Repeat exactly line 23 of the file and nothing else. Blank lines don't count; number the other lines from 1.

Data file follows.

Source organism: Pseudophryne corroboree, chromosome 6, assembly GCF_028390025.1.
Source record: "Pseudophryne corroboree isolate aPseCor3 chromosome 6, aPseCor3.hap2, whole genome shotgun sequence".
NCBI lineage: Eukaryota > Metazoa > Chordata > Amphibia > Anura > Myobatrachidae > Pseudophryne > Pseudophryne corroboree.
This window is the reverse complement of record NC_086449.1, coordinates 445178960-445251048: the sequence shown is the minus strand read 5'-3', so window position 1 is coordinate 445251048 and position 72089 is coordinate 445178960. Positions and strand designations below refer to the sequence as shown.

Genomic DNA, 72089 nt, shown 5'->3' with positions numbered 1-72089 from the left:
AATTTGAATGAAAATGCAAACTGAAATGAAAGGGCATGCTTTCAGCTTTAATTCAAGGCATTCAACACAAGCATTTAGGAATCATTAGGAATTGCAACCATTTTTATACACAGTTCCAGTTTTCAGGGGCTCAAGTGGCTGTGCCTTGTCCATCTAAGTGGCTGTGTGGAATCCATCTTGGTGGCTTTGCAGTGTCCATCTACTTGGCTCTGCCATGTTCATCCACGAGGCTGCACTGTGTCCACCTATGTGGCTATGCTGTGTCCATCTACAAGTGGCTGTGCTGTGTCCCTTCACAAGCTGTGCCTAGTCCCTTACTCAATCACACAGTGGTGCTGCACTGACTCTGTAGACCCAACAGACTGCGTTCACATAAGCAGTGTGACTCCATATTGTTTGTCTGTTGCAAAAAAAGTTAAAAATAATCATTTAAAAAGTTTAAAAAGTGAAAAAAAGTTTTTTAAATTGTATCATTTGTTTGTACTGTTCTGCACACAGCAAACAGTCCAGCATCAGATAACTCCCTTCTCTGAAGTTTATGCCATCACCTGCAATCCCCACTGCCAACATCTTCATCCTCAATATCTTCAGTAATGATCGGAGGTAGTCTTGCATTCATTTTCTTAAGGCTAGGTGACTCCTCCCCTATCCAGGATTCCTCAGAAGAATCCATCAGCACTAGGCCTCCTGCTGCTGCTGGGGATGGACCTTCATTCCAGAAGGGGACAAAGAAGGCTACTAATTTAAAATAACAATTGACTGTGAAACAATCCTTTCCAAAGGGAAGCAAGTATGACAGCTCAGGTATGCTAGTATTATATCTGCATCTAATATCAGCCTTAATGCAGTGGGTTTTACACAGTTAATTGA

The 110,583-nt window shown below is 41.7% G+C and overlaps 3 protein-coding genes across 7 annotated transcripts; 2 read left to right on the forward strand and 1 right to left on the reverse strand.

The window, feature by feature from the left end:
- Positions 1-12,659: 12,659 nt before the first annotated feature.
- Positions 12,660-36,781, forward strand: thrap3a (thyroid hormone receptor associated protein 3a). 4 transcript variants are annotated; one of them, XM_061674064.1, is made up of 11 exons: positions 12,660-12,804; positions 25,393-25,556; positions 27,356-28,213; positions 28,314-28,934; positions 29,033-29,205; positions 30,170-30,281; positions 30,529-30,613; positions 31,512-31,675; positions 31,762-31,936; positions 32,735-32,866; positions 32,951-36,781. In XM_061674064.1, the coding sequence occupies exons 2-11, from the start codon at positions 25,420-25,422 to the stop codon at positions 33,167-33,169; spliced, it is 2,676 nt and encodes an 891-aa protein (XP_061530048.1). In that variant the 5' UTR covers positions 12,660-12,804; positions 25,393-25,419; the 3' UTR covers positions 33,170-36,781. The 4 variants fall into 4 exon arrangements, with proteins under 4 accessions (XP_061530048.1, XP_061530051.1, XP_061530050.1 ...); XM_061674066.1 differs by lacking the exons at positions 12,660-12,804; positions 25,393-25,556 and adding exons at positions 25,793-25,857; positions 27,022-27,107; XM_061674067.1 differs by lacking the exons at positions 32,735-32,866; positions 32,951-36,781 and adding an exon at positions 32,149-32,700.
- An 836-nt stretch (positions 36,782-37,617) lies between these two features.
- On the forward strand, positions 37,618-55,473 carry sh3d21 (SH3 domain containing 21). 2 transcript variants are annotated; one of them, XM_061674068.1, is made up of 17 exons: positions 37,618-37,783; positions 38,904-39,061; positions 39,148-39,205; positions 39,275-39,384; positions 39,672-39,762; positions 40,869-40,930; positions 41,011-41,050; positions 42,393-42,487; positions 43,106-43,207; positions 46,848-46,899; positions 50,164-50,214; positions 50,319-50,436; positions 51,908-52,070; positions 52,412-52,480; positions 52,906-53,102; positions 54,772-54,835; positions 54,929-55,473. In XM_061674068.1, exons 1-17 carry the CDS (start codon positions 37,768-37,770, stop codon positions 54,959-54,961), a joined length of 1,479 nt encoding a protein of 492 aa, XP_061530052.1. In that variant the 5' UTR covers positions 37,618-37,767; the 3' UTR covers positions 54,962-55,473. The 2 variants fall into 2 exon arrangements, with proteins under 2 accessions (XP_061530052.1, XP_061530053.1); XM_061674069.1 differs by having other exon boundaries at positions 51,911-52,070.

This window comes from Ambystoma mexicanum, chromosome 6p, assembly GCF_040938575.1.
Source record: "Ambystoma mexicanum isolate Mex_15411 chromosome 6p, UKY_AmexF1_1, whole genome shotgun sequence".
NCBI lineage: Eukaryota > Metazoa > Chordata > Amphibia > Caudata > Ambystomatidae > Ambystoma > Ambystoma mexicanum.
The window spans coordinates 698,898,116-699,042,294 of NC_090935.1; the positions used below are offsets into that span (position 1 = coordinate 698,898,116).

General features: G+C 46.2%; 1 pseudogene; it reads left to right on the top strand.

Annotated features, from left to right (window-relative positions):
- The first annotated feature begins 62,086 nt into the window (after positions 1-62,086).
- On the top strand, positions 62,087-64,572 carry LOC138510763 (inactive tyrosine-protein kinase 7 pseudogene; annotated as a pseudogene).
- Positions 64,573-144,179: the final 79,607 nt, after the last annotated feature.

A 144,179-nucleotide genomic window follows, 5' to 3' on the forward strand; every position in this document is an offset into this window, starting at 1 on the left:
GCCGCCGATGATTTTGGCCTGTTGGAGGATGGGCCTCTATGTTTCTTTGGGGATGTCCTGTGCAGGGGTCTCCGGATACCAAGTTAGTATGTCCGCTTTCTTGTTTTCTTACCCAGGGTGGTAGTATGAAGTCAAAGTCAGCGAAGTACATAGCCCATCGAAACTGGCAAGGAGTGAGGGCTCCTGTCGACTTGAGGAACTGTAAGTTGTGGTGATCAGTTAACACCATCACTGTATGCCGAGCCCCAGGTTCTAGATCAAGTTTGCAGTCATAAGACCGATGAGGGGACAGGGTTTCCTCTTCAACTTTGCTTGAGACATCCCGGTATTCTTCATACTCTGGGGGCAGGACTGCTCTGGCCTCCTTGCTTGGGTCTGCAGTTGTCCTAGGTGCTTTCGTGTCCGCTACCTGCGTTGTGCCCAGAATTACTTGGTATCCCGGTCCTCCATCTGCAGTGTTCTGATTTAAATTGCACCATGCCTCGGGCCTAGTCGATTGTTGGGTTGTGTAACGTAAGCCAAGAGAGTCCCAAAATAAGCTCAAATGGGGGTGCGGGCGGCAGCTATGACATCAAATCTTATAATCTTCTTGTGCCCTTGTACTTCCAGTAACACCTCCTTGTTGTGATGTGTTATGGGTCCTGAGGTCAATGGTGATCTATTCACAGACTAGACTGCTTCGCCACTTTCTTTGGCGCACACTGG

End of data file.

GCCGCCGATGATTTTGGCCTGTTGGAGGATGGGCCTCTATGTTTCTTTGGGGATGTCCTGTGCAGGGGTCTCCGGATACCAAGTTAGTATGTCCGCTTTCTTGTTTTCTTACCCAGGGTGGTAGTATGAAGTCAAAGTCAGCGAAGTACATAGCCCATCGAAACTGGCAAGGAGTGAGGGCTCCTGTCGACTTGAGGAACTGTAAGTTGTGGTGATCAGTTAACACCATCACTGTATGCCGAGCCCCAGGTTCTAGATCAAGTTTGCAGTCATAAGACCGATGAGGGGACAGGGTTTCCTCTTCAACTTTGCTTGAGACATCCCGGTATTCTTCATACTCTGGGGGCAGGACTGCTCTGGCCTCCTTGCTTGGGTCTGCAGTTGTCCTAGGTGCTTTCGTGTCCGCTACCTGCGTTGTGCCCAGAATTACTTGGTATCCCGGTCCTCCATCTGCAGTGTTCTGATTTAAATTGCACCATGCCTCGGGCCTAGTCGATTGTTGGGTTGTGTAACGTAAGCCAAGAGAGTCCCAAAATAAGCTCAAATGGGGGTGCGGGCGGCAGCTATGACATCAAATCTTATAATCTTCTTGTGCCCTTGTACTTCCAGTAACACCTCCTTGTTGTGATGTGTTATGGGTCCTGAGGTCAATGGTGATCTATTCACAGACTAGACTGCTTCGCCACTTTCTTTGGCGCACACTGG